Ever wonder where these theatre terms came from?
Meaning a very bad actor who overplays his part. It is an abbreviation of “hamfat”, 19th century actors’ slang for home-made theatrical make-up, made of pigments mixed with lard (pork fat).
IN THE LIMELIGHT:
Meaning “enjoying attention and fame” – is a reference to a 19th century theatre spotlight that produced an intense, white light by heating a block of calcium carbonate in a flame fueled by mix of oxygen and hydrogen gas.
KNOW THE ROPES:The rigging in a theatre – the rope and pulley system for moving scenery – is modeled on the rigging of a sailing ship. In 17th and 18th century England, stage crews were hired from among the idle sailors of ships in port – people who “knew the ropes”.
BREAK A LEG:If you want to wish an actor good luck, say, “break a leg.” This is not a superstition, but one explanation is that it is an old theatre tradition going back at least to the time of Shakespeare, when “breaking a leg” meant bending one’s knee in a bow to audience applause.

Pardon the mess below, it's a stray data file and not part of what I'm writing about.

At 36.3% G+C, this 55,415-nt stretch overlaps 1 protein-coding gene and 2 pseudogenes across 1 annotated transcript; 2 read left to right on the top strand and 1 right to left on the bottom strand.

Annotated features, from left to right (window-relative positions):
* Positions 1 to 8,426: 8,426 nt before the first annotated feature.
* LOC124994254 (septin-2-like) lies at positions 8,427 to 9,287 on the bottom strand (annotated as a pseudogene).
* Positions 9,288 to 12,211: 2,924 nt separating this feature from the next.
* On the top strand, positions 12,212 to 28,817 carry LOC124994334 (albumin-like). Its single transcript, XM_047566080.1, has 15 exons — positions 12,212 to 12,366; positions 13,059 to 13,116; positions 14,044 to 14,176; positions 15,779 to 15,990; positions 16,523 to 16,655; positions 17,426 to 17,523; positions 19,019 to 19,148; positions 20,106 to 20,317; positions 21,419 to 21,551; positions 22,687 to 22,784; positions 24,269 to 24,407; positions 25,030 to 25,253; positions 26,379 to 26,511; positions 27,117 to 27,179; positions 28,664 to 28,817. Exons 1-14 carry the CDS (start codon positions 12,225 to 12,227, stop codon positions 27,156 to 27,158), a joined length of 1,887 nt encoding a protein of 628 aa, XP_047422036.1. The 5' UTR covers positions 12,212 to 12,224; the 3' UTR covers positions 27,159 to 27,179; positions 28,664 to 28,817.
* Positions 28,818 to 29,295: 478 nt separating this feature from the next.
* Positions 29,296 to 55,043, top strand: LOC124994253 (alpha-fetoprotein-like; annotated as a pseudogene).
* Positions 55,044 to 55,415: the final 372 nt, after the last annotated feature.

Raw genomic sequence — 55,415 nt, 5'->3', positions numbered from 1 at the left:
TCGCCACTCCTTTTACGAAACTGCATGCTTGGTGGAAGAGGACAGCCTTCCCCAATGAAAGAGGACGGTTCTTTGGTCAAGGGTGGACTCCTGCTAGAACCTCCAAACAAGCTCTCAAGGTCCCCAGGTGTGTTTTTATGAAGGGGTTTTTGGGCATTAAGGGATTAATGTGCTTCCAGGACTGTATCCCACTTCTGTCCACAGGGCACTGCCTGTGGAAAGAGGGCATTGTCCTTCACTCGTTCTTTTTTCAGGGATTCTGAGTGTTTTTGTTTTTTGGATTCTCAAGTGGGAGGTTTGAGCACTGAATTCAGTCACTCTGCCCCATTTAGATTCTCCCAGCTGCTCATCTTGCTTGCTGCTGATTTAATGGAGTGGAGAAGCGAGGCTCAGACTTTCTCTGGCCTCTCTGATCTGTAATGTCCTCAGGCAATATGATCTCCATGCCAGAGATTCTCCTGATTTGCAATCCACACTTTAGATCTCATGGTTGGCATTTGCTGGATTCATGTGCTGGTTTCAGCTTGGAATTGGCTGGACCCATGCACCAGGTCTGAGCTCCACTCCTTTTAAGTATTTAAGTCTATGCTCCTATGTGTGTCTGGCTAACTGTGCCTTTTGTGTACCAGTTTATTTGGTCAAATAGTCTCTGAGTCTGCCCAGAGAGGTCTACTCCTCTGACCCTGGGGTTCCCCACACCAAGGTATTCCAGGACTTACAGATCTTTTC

In theatre, a “property” or “prop” is any object an actor might pick up and use as part of a performance – such as a book, a sword, a cane, a wine glass, a cup, etc. Stagehands, however, have been known to refer to actors as
“props that eat.”
The term comes from the theatre. It refers to specially made “fake” jewellery that is part of a stage costume, there being an old actors’ superstition that it is very bad luck to wear real jewels (or handle real money) on the stage.
GHOST LIGHT:It is bad luck for a theatre to ever be left completely dark. At night, when everyone has gone home, there is always a light – called a “ghost light” – left burning on the stage. Some say it keeps ghosts away; others, that it welcomes them in. Every theatre has its ghosts and it’s an old custom that a theatre must close one night a week to give the ghosts a chance to stage their own plays. This is traditionally a Monday night (which also gives actors a day off after the weekend performances).